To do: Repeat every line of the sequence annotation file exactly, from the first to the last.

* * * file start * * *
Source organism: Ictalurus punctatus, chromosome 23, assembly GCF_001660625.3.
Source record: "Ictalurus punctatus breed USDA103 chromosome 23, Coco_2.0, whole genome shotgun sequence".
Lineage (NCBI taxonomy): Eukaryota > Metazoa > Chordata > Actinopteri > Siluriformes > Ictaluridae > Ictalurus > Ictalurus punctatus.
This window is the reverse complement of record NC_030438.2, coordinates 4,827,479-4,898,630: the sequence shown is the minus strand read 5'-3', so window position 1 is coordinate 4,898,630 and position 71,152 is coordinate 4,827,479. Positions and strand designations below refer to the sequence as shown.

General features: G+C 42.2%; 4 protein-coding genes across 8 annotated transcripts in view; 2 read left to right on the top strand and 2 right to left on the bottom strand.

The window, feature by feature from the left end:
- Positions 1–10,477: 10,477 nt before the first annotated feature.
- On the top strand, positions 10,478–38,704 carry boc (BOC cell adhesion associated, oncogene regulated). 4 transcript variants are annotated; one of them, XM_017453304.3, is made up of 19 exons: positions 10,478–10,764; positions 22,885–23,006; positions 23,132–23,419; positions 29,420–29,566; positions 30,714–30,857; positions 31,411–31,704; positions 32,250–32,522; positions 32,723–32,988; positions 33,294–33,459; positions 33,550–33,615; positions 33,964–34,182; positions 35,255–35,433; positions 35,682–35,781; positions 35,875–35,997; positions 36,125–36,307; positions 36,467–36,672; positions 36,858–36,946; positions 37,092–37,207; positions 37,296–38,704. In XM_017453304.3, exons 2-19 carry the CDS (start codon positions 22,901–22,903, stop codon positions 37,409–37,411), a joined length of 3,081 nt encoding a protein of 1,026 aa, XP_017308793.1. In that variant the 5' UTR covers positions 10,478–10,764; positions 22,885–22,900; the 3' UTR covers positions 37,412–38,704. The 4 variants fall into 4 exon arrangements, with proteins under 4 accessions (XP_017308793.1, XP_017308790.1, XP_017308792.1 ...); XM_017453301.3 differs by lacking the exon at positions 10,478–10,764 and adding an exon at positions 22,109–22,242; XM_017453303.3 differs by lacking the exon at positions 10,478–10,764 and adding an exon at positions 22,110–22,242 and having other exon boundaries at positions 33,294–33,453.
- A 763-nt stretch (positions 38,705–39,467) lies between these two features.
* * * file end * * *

Source organism: Ictalurus punctatus, chromosome 23, assembly GCF_001660625.3.
Source record: "Ictalurus punctatus breed USDA103 chromosome 23, Coco_2.0, whole genome shotgun sequence".
Lineage (NCBI taxonomy): Eukaryota > Metazoa > Chordata > Actinopteri > Siluriformes > Ictaluridae > Ictalurus > Ictalurus punctatus.
This window is the reverse complement of record NC_030438.2, coordinates 4,827,479-4,898,630: the sequence shown is the minus strand read 5'-3', so window position 1 is coordinate 4,898,630 and position 71,152 is coordinate 4,827,479. Positions and strand designations below refer to the sequence as shown.

General features: G+C 42.2%; 4 protein-coding genes across 8 annotated transcripts in view; 2 read left to right on the top strand and 2 right to left on the bottom strand.

The window, feature by feature from the left end:
- Positions 1–10,477: 10,477 nt before the first annotated feature.
- On the top strand, positions 10,478–38,704 carry boc (BOC cell adhesion associated, oncogene regulated). 4 transcript variants are annotated; one of them, XM_017453304.3, is made up of 19 exons: positions 10,478–10,764; positions 22,885–23,006; positions 23,132–23,419; positions 29,420–29,566; positions 30,714–30,857; positions 31,411–31,704; positions 32,250–32,522; positions 32,723–32,988; positions 33,294–33,459; positions 33,550–33,615; positions 33,964–34,182; positions 35,255–35,433; positions 35,682–35,781; positions 35,875–35,997; positions 36,125–36,307; positions 36,467–36,672; positions 36,858–36,946; positions 37,092–37,207; positions 37,296–38,704. In XM_017453304.3, exons 2-19 carry the CDS (start codon positions 22,901–22,903, stop codon positions 37,409–37,411), a joined length of 3,081 nt encoding a protein of 1,026 aa, XP_017308793.1. In that variant the 5' UTR covers positions 10,478–10,764; positions 22,885–22,900; the 3' UTR covers positions 37,412–38,704. The 4 variants fall into 4 exon arrangements, with proteins under 4 accessions (XP_017308793.1, XP_017308790.1, XP_017308792.1 ...); XM_017453301.3 differs by lacking the exon at positions 10,478–10,764 and adding an exon at positions 22,109–22,242; XM_017453303.3 differs by lacking the exon at positions 10,478–10,764 and adding an exon at positions 22,110–22,242 and having other exon boundaries at positions 33,294–33,453.
- A 763-nt stretch (positions 38,705–39,467) lies between these two features.